Black and Blue.jpgThe eighth of the Inspector Rebus novels, and cemented as a landmark entry in the Tartan Noir genre, Black and Blue is vintage Ian Rankin. Without question, it is one of the author’s best, and a premiere example of what the crime fiction genre can accomplish; more than awhodunit, it is a searing commentary on mid-nineties Scotland, told so palatably, so relentlessly, its themes and allusions are almost transient, but undeniably resonant. If only one Rankin novel is to survive the apocalypse, let’s hope it’s this one.

Rebus is working on four cases at once, trying to catch a killer he suspects of being the infamous Bible John – a killer whose exploits struck fear into the hearts of the population, until he suddenly vanished in less than a wisp of smoke. Decades later, a killer with an eerily similar modus operandi is stalking the streets, dubbed ‘Johnny Bible’ by the press, naturally. His exploits awaken the Bible John’s murderous instincts, who is determined to eliminate the ‘Upstart’ and ensure it is he who is remembered; not his unwelcome acolyte. At the same time, Rebus is tasked with leading the investigation into the murder of Allan Mitchison, who worked for one of the major oil rigs; all the while, Rebus is being shadowed by the media, who are determined to reveal a perceived miscarriage of justice decades earlier.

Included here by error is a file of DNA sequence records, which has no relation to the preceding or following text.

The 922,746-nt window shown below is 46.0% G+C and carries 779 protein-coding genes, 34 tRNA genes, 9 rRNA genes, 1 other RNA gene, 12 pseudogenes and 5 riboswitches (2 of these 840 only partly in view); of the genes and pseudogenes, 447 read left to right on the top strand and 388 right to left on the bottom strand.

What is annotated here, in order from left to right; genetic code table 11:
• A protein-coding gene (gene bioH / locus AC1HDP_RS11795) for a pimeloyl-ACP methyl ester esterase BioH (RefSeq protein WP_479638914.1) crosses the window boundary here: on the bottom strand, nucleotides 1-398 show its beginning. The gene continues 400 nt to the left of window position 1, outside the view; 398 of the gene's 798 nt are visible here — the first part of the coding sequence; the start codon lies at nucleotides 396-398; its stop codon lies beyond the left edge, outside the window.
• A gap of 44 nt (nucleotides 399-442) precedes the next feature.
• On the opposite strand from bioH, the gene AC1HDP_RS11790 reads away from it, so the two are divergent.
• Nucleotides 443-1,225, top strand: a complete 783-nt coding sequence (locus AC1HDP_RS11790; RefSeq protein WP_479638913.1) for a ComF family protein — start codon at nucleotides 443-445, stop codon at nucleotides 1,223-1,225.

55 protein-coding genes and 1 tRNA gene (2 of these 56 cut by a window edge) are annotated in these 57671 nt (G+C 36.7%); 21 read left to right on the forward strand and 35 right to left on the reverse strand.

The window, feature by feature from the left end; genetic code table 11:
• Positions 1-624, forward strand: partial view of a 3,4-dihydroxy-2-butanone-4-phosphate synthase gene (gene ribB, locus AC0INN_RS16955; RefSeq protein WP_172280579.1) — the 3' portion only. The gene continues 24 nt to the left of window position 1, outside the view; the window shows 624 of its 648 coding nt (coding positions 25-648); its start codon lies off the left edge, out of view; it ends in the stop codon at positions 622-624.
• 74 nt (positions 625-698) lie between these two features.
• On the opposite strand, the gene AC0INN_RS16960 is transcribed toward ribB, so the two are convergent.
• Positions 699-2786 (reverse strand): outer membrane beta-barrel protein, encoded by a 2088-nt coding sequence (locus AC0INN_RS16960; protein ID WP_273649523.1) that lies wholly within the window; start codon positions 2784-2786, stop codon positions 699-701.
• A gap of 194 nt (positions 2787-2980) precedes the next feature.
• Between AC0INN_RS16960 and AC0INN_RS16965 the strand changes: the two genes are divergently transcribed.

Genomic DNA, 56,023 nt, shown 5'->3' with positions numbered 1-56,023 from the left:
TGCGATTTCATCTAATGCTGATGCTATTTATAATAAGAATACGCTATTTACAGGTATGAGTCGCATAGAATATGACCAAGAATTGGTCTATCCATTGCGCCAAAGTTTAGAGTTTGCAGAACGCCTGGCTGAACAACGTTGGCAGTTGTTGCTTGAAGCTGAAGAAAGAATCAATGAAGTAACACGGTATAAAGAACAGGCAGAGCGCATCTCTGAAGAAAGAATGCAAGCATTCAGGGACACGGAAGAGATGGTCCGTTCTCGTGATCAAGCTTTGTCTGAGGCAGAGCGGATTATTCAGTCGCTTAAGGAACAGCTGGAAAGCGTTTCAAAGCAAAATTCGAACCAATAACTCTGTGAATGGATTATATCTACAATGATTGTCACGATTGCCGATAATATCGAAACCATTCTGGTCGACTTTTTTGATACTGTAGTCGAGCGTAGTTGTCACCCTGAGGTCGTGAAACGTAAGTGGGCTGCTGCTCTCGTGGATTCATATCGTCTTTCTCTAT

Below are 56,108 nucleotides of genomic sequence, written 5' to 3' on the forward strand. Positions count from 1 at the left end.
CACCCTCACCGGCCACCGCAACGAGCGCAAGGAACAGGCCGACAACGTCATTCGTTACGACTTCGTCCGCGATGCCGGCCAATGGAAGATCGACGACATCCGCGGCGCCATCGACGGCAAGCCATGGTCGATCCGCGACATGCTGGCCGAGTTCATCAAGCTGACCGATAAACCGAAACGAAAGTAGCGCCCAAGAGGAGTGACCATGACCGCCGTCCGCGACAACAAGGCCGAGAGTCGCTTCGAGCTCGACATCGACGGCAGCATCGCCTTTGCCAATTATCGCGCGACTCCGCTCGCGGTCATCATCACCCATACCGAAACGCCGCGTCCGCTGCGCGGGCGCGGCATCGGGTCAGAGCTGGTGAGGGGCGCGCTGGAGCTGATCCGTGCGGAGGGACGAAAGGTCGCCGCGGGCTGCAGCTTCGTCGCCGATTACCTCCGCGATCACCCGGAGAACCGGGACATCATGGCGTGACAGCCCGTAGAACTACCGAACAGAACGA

Rankin impressively entwines these plot threads, weaving in Rebus’s much-loved cast of colleagues and foes, and pushing Rebus to breaking point. Black and Blue exposes Rebus’s flaws, humanizes him beyond the point most writers would cross. Rebus is not especially likable, but the chinks in his armor are relatable. When you find yourself tutting at his drinking habits, or abhorring some of his attitudes and harsh wit, consider how you’d come across if the spotlight was turned on you, as Rankin shines his on Rebus. Whatever your thoughts on his personality, there is no denying Rebus’s doggedness. His resoluteness is laudable, even when it flares displeasingly.

There are flashier crime novels and authors to enjoy, but nobody can match the scope of Rankin’s plotting, nor his willingness to dig deep into his characters, and society as a whole. Black and Blue is, quite simply, stunning – even almost twenty years after its publication.

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